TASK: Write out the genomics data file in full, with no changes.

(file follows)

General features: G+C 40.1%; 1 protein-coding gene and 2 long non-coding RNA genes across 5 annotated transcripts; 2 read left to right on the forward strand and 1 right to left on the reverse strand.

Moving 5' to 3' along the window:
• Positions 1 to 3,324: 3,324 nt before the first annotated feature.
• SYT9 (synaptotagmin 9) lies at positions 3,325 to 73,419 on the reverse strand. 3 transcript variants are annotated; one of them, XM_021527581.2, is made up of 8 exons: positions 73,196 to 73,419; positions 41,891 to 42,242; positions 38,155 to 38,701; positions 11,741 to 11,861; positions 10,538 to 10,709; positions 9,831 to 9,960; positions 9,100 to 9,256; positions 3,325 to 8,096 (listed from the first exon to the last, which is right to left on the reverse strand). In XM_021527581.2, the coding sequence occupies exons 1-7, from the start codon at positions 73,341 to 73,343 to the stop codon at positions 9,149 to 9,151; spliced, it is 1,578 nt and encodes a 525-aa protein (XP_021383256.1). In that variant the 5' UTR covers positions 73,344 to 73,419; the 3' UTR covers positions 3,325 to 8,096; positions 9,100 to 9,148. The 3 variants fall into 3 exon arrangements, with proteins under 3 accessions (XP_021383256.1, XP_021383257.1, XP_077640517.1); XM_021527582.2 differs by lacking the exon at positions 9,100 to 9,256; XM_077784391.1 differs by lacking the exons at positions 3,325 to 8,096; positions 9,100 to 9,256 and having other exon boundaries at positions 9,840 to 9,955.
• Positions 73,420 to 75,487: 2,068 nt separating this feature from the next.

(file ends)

General features: G+C 40.1%; 1 protein-coding gene and 2 long non-coding RNA genes across 5 annotated transcripts; 2 read left to right on the forward strand and 1 right to left on the reverse strand.

Moving 5' to 3' along the window:
• Positions 1 to 3,324: 3,324 nt before the first annotated feature.
• SYT9 (synaptotagmin 9) lies at positions 3,325 to 73,419 on the reverse strand. 3 transcript variants are annotated; one of them, XM_021527581.2, is made up of 8 exons: positions 73,196 to 73,419; positions 41,891 to 42,242; positions 38,155 to 38,701; positions 11,741 to 11,861; positions 10,538 to 10,709; positions 9,831 to 9,960; positions 9,100 to 9,256; positions 3,325 to 8,096 (listed from the first exon to the last, which is right to left on the reverse strand). In XM_021527581.2, the coding sequence occupies exons 1-7, from the start codon at positions 73,341 to 73,343 to the stop codon at positions 9,149 to 9,151; spliced, it is 1,578 nt and encodes a 525-aa protein (XP_021383256.1). In that variant the 5' UTR covers positions 73,344 to 73,419; the 3' UTR covers positions 3,325 to 8,096; positions 9,100 to 9,148. The 3 variants fall into 3 exon arrangements, with proteins under 3 accessions (XP_021383256.1, XP_021383257.1, XP_077640517.1); XM_021527582.2 differs by lacking the exon at positions 9,100 to 9,256; XM_077784391.1 differs by lacking the exons at positions 3,325 to 8,096; positions 9,100 to 9,256 and having other exon boundaries at positions 9,840 to 9,955.
• Positions 73,420 to 75,487: 2,068 nt separating this feature from the next.